State regulators have given the green light to reconfiguring the Charleston City Marina so its footprint juts 140 feet farther into the Ashley River.
The decision was cheered by the marina's management company, which has sought the permit for eight years, in part to compensate for the loss of at least 40 slips due to silting near the shore.
It was not greeted as gladly by those concerned that shifting the channel west will move boat traffic too close to a mooring field on the river's opposite side.
Charleston City Councilwoman Kathleen Wilson said Thursday she is not sure if the city, which owns the marina and leases it to The Beach Co., still has a say in its expansion, but she intends to find out.
"I'd be curious to know why they have chosen not to dredge and have chosen to expand out farther into the river channel," she said. "I know dredging is expensive and there are other concerns. I'd be curious to hear the Beach Company's reasoning."
Marvin Pontiff of the state Department of Health and Environmental Control's Office of Ocean and Coastal Resource
Management -- which issued the permit -- said the City Marina Co. didn't request any dredging.
But he also said the coastal management program doesn't recommend it unless it can be done without environmental harm.
He noted this area of the Ashley River has a history of bottom contamination and regulatory agencies prefer not to dredge silt in these areas, particularly if a marina can be extended into the river with minimal impact on navigation.
Robbie Freeman, managing partner of The City Marina Co., said the channel will remain 300 feet in width, and the changes should encourage boaters to slow down and respect the area's No-Wake Zone.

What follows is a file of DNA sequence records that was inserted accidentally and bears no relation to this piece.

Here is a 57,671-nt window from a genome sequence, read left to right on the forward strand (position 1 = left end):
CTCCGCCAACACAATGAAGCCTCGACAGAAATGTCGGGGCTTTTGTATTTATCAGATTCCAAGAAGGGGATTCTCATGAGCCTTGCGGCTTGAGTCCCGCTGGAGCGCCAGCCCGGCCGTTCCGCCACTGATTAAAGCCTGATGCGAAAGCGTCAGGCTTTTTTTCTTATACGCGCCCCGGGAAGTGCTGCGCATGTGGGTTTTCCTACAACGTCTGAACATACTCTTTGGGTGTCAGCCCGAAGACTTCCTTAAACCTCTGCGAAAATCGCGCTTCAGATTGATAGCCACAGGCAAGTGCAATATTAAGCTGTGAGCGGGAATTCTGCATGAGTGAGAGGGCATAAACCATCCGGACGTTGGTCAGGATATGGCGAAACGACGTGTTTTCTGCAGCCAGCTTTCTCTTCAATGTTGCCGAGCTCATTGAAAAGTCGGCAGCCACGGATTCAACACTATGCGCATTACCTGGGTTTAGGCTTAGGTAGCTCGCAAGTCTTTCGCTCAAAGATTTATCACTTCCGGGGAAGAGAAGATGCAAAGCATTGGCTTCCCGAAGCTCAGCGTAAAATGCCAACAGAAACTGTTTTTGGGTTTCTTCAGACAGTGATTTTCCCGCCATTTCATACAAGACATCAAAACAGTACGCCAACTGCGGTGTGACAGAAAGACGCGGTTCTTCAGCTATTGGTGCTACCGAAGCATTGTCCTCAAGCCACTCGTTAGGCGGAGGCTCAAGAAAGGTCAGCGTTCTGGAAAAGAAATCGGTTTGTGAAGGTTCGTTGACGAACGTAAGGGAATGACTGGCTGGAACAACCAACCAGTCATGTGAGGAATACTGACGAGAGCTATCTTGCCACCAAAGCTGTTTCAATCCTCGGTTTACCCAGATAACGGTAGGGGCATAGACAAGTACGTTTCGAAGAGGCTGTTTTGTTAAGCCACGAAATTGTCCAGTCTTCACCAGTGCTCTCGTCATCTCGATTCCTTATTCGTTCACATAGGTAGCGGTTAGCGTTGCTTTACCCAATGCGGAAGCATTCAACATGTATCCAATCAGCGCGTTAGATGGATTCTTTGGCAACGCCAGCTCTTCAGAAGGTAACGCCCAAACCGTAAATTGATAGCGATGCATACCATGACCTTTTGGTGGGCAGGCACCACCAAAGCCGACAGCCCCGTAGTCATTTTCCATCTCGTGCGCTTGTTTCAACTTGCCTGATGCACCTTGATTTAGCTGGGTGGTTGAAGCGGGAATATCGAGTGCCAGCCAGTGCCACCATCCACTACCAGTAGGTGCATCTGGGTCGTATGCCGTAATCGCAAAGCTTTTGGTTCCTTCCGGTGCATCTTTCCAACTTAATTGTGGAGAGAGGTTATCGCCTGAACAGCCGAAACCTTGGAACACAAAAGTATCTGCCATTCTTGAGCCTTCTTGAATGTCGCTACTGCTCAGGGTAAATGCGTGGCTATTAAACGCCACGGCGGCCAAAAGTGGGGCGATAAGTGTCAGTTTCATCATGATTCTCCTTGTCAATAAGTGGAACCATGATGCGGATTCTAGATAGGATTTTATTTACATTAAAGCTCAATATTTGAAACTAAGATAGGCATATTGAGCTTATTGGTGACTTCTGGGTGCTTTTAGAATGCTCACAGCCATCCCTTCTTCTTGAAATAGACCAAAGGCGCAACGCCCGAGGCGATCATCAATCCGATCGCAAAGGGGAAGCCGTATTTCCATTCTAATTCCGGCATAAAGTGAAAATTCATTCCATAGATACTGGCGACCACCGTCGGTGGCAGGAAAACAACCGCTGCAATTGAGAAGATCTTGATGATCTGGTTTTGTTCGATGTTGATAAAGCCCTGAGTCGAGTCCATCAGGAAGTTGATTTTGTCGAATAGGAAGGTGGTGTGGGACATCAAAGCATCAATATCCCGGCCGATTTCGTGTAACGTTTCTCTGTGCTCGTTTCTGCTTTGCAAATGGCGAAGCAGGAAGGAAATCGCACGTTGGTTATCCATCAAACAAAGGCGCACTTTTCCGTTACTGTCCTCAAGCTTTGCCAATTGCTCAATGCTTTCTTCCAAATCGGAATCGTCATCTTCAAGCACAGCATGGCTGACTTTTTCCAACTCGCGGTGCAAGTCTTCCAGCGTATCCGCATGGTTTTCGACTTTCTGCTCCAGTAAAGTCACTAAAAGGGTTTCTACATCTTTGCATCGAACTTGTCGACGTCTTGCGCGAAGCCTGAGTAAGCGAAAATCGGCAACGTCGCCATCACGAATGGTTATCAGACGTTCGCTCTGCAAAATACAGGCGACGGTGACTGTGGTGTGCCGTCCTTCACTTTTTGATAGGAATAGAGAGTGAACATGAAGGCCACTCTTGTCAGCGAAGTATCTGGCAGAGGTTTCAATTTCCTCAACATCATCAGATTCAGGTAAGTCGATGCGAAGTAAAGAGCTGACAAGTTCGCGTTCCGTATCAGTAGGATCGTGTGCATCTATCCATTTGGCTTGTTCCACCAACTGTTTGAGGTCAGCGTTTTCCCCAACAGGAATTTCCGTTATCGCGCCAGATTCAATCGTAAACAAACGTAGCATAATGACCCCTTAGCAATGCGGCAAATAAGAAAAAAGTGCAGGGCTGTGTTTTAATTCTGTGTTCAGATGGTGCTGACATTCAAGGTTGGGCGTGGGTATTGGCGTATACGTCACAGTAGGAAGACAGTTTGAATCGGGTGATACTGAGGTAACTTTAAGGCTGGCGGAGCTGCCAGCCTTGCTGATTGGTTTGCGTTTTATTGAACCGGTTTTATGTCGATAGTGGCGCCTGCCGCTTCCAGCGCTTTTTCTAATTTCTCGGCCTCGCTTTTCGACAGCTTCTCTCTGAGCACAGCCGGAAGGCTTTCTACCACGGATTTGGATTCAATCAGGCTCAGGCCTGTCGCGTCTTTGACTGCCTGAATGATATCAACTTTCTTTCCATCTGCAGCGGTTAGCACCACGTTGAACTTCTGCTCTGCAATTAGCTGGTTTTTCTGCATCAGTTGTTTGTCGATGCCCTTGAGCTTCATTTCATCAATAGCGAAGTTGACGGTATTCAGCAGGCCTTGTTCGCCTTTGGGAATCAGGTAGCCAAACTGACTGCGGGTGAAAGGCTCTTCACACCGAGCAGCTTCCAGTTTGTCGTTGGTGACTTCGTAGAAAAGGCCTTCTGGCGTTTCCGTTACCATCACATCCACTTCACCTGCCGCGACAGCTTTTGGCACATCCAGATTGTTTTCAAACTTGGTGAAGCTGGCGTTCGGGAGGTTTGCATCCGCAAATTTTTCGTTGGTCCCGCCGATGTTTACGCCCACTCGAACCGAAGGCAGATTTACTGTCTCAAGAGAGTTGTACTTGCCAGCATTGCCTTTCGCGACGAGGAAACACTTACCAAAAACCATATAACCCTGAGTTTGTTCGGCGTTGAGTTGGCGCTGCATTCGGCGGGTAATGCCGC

"It's a big wide river, and there's plenty of room for everybody to do what they need to do," he said.
The state issued the permit subject to 30 special conditions, including approval by the U.S. Army Corps of Engineers and the U.S. Coast Guard. The company also must comply with 10 other special conditions to address water quality concerns, nearby shellfish beds and wetlands.
Pontiff said the number of conditions is not unusual with this type of permit.
While the permit is in hand, Freeman said work will not begin anytime soon on the $5 million to $7 million project.
"In the current boating economy, you probably won't see anything for at least three years," he said. "The boating industry has been hit pretty hard."
However, Freeman said work likely will begin by 2014 because the permit is good for only five years. And the City Marina had to turn boats away as recently as last fall because of a lack of slips, he added. About one-third of its slips are occupied by boaters passing through the Lowcountry.
Once completed, the marina's new layout will extend 140 feet farther into the river, but it will lose about 300 to 400 feet in length -- essentially becoming less rectangular in shape.
Freeman said the permission to shift the channel west recognizes the changing nature of the Ashley River.
"It has transitioned from being a commercial river," he said. "It's really the prime recreational river feeding into Charleston Harbor now."
The City Marina first was created in 1960, and The Beach Co. took over its management from the city in 1994 and installed a megadock there in 2003.
"It has been around for 50 years," Freeman said. "This new layout will ensure it lasts another 50 years."
The City Marina Co. still must get approval from federal regulatory agencies, such as the U.S. Army Corps of Engineers, which were waiting for state regulators to act first.
The company then must decide when to begin work. It might wait a few years until the economy (and demand for boat slips) recovers.
The work is expected to be finished by 2016 because it is a five-year permit.